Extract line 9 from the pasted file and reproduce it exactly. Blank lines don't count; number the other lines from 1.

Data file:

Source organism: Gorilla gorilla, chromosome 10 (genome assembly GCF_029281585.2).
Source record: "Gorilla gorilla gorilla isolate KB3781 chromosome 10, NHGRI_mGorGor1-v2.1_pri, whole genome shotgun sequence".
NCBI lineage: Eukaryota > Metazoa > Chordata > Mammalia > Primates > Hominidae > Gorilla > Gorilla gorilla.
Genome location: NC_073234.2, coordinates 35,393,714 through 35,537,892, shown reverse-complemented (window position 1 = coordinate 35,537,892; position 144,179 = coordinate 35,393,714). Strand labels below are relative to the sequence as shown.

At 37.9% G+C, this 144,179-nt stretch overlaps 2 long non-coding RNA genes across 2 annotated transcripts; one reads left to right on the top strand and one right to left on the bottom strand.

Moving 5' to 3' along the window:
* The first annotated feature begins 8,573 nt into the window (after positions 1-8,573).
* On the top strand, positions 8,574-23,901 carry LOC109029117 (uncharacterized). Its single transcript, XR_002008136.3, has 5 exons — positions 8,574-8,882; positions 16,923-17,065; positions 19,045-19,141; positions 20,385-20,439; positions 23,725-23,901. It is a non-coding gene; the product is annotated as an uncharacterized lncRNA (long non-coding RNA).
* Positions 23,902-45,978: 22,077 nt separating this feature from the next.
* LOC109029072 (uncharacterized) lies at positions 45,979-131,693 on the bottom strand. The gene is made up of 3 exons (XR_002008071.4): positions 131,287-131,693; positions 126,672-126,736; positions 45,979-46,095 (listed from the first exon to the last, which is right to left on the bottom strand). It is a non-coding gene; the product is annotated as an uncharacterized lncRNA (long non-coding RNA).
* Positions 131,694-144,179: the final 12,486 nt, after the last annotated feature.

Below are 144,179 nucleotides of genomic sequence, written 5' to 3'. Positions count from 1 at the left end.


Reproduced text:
* Positions 23,902-45,978: 22,077 nt separating this feature from the next.